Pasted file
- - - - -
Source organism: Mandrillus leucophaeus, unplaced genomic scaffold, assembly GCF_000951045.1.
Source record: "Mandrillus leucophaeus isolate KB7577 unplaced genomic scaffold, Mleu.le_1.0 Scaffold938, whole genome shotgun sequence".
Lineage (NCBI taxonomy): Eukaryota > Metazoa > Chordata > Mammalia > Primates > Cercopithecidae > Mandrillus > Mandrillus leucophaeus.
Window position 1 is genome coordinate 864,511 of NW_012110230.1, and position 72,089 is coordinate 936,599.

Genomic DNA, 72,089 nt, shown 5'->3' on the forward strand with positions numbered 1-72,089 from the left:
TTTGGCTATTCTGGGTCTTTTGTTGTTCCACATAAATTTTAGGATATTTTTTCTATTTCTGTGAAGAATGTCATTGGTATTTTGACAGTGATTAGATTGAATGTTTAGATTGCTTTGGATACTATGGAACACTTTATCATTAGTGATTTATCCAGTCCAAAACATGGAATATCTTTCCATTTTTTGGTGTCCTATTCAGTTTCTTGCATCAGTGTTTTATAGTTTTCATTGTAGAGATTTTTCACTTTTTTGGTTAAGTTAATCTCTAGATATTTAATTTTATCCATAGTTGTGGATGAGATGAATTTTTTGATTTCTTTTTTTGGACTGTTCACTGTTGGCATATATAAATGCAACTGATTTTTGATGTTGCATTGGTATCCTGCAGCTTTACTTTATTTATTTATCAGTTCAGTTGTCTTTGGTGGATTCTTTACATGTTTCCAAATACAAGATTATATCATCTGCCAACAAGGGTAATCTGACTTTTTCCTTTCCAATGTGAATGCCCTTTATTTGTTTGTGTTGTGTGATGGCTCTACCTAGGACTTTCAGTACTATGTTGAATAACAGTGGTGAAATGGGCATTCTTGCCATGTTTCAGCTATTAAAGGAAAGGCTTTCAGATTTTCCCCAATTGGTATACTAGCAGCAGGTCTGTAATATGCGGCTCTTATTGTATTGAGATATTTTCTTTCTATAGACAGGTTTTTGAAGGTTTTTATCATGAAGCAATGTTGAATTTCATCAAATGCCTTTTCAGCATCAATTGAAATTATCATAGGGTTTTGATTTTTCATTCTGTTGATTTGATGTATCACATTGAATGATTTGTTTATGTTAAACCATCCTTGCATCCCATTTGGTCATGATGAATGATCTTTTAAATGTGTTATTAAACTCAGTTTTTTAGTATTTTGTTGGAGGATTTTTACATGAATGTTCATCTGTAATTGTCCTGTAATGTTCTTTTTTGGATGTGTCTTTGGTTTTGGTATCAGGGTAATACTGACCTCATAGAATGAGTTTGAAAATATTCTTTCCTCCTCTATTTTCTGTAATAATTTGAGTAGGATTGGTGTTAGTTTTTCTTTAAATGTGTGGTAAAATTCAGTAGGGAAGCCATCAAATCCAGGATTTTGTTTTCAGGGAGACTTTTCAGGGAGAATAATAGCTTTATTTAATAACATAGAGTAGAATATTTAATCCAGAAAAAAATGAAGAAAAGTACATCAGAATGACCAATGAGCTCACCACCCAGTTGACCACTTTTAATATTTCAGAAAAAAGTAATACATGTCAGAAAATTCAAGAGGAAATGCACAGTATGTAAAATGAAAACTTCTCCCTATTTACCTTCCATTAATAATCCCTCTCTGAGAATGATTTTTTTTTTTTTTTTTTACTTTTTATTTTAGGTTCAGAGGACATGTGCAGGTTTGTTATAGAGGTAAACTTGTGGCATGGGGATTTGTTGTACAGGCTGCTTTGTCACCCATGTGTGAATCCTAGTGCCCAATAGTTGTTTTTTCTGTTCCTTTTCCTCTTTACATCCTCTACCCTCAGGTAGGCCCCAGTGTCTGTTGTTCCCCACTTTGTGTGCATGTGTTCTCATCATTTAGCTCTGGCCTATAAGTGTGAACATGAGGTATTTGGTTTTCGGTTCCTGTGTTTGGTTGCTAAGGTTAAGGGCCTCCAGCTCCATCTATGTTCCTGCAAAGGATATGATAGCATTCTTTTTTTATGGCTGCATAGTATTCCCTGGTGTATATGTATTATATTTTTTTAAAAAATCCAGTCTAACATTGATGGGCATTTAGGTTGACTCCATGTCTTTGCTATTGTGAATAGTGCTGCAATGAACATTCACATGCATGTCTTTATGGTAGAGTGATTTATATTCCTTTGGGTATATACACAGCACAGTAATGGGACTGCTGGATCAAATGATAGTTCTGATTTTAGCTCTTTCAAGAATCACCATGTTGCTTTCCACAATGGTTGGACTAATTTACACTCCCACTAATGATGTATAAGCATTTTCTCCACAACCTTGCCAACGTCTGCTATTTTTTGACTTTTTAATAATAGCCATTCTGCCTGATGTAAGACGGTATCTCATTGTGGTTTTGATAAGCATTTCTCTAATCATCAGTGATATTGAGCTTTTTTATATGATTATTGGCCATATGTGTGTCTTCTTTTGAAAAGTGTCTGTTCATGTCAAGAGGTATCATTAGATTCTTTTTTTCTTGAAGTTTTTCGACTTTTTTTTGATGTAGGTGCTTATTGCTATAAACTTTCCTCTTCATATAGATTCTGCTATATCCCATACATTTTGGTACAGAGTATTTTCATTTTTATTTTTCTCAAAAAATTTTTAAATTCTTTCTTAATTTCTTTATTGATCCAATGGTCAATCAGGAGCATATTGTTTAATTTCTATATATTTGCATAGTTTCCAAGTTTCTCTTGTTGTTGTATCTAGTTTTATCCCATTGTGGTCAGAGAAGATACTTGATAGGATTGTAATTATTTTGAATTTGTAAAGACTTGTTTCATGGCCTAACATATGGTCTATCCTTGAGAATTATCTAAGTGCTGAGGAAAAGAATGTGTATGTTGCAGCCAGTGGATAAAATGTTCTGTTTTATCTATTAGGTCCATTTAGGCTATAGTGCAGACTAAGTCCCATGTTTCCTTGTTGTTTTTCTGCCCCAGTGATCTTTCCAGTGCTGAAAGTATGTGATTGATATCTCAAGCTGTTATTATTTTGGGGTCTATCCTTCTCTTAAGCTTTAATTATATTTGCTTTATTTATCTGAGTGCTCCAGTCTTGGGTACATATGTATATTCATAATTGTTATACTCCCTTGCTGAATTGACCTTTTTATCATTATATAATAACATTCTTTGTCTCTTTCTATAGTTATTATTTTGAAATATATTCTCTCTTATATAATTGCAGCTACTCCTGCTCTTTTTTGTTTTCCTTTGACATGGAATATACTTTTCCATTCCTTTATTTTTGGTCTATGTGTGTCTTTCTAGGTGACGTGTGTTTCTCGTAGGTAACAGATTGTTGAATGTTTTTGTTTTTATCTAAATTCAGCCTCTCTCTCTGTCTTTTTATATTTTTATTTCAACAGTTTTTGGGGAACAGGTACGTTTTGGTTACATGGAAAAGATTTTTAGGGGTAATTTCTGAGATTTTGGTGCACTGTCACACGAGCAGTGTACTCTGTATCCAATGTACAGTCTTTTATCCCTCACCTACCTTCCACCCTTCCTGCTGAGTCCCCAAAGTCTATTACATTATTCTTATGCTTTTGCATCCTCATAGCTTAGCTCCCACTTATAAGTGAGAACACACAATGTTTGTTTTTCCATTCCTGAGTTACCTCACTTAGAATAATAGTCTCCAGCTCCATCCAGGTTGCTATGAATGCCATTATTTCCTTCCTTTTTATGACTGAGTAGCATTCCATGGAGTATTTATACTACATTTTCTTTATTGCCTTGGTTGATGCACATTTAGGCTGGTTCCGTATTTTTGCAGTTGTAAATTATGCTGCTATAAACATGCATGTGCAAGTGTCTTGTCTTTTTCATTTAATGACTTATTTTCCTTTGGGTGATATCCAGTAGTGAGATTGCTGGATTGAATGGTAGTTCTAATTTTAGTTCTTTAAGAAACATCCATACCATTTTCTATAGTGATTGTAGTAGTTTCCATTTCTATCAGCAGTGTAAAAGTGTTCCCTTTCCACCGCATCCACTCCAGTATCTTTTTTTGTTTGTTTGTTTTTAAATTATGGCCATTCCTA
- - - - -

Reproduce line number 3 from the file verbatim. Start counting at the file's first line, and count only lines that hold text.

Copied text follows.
Lineage (NCBI taxonomy): Eukaryota > Metazoa > Chordata > Mammalia > Primates > Cercopithecidae > Mandrillus > Mandrillus leucophaeus.